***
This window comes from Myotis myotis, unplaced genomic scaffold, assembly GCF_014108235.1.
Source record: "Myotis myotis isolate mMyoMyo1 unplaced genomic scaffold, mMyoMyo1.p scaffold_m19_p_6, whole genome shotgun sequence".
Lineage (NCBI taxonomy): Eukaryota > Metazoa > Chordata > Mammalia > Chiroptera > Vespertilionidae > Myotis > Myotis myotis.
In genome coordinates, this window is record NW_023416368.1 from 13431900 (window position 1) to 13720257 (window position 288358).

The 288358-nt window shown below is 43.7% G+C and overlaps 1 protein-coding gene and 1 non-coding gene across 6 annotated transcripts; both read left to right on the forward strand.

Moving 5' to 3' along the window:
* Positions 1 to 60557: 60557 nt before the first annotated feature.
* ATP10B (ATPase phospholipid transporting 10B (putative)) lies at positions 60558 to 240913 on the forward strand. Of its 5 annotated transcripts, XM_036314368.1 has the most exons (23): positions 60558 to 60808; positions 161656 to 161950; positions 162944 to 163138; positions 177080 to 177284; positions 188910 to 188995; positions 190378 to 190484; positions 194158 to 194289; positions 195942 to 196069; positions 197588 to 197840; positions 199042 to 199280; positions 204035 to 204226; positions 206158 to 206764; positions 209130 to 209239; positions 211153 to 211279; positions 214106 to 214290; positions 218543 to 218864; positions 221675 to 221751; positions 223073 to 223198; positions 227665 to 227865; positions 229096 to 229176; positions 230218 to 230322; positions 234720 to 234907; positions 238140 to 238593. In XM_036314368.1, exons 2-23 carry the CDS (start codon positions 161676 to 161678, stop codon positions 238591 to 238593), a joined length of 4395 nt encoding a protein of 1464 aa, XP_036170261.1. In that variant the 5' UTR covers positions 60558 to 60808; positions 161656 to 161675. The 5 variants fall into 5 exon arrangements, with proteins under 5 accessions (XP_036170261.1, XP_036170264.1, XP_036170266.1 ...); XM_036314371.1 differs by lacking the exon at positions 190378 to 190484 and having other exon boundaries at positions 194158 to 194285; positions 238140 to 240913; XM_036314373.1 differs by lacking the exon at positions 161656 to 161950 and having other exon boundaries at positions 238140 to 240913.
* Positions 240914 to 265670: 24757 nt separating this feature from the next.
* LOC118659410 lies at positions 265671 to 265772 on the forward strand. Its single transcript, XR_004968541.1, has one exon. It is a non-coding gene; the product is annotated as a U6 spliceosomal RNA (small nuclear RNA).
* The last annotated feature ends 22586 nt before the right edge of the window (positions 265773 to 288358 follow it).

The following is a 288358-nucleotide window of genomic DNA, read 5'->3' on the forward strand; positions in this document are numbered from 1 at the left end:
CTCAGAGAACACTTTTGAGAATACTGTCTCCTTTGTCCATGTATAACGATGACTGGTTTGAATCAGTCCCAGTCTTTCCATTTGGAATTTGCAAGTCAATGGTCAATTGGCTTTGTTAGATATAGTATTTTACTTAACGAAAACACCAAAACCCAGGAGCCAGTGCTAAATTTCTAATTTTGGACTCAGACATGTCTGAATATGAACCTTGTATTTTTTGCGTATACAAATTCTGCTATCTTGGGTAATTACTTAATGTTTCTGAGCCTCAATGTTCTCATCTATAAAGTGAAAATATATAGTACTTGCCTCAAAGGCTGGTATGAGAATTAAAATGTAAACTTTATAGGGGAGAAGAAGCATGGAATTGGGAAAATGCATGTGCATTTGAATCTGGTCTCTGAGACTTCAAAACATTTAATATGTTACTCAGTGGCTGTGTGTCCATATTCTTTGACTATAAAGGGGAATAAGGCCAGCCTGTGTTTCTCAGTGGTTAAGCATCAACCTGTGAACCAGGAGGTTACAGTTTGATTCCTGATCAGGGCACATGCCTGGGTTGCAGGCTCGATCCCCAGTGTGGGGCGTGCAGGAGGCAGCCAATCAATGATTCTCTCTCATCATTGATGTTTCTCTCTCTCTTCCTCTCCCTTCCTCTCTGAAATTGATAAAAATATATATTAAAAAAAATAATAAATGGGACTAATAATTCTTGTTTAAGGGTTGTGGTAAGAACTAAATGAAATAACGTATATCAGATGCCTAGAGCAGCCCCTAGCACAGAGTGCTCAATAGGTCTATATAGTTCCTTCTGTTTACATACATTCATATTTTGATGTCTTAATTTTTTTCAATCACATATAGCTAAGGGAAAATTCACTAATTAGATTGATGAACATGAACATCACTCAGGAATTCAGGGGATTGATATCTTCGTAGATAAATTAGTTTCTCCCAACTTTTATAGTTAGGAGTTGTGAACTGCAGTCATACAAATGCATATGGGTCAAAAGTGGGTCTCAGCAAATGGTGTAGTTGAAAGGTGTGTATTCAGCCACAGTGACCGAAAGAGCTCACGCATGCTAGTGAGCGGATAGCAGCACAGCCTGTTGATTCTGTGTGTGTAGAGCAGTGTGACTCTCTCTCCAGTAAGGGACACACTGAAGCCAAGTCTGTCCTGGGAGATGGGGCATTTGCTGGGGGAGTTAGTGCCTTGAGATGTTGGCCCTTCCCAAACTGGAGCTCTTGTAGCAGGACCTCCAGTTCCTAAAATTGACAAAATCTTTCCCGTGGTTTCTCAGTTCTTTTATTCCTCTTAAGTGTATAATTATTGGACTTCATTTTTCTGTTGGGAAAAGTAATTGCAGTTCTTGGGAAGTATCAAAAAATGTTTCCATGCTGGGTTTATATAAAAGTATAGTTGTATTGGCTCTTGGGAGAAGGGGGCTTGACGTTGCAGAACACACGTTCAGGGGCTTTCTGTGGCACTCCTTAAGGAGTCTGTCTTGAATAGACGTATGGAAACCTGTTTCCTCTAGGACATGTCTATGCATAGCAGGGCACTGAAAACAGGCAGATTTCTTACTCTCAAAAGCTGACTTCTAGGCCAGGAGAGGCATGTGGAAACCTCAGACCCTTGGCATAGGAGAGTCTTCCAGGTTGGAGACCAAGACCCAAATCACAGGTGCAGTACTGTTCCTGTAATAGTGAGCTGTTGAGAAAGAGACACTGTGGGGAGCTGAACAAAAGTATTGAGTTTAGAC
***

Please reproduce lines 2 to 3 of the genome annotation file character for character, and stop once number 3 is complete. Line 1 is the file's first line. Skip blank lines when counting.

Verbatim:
Source record: "Myotis myotis isolate mMyoMyo1 unplaced genomic scaffold, mMyoMyo1.p scaffold_m19_p_6, whole genome shotgun sequence".
Lineage (NCBI taxonomy): Eukaryota > Metazoa > Chordata > Mammalia > Chiroptera > Vespertilionidae > Myotis > Myotis myotis.